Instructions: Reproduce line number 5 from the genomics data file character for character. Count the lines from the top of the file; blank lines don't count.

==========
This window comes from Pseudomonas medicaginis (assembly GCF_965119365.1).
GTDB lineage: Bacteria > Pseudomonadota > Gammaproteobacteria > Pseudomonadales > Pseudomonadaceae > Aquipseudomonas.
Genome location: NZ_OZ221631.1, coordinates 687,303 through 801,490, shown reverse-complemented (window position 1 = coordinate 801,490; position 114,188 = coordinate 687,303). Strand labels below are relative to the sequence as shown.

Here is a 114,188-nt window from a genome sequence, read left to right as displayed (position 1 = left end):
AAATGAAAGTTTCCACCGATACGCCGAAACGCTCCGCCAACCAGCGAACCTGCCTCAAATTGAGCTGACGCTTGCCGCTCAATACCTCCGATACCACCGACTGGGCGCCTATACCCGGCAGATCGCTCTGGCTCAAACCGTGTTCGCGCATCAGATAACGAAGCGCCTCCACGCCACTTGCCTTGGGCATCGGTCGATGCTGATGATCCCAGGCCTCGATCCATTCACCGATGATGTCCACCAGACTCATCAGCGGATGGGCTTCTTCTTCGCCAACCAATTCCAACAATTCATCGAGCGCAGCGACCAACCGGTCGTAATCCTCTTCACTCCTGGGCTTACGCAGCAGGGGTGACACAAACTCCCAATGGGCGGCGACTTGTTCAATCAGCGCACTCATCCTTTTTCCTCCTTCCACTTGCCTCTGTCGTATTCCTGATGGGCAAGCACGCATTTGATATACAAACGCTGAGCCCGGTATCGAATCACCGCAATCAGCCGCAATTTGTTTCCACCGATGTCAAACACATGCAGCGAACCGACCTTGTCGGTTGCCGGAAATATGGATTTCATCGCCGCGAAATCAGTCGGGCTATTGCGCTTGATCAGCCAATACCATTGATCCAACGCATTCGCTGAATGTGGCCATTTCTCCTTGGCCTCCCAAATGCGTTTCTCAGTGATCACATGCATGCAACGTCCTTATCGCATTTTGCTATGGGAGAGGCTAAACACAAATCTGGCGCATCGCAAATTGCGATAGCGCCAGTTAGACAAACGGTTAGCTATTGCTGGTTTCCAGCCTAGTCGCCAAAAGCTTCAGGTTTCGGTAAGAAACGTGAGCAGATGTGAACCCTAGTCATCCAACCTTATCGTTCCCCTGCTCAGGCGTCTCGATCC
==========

AAATGAAAGTTTCCACCGATACGCCGAAACGCTCCGCCAACCAGCGAACCTGCCTCAAATTGAGCTGACGCTTGCCGCTCAATACCTCCGATACCACCGACTGGGCGCCTATACCCGGCAGATCGCTCTGGCTCAAACCGTGTTCGCGCATCAGATAACGAAGCGCCTCCACGCCACTTGCCTTGGGCATCGGTCGATGCTGATGATCCCAGGCCTCGATCCATTCACCGATGATGTCCACCAGACTCATCAGCGGATGGGCTTCTTCTTCGCCAACCAATTCCAACAATTCATCGAGCGCAGCGACCAACCGGTCGTAATCCTCTTCACTCCTGGGCTTACGCAGCAGGGGTGACACAAACTCCCAATGGGCGGCGACTTGTTCAATCAGCGCACTCATCCTTTTTCCTCCTTCCACTTGCCTCTGTCGTATTCCTGATGGGCAAGCACGCATTTGATATACAAACGCTGAGCCCGGTATCGAATCACCGCAATCAGCCGCAATTTGTTTCCACCGATGTCAAACACATGCAGCGAACCGACCTTGTCGGTTGCCGGAAATATGGATTTCATCGCCGCGAAATCAGTCGGGCTATTGCGCTTGATCAGCCAATACCATTGATCCAACGCATTCGCTGAATGTGGCCATTTCTCCTTGGCCTCCCAAATGCGTTTCTCAGTGATCACATGCATGCAACGTCCTTATCGCATTTTGCTATGGGAGAGGCTAAACACAAATCTGGCGCATCGCAAATTGCGATAGCGCCAGTTAGACAAACGGTTAGCTATTGCTGGTTTCCAGCCTAGTCGCCAAAAGCTTCAGGTTTCGGTAAGAAACGTGAGCAGATGTGAACCCTAGTCATCCAACCTTATCGTTCCCCTGCTCAGGCGTCTCGATCC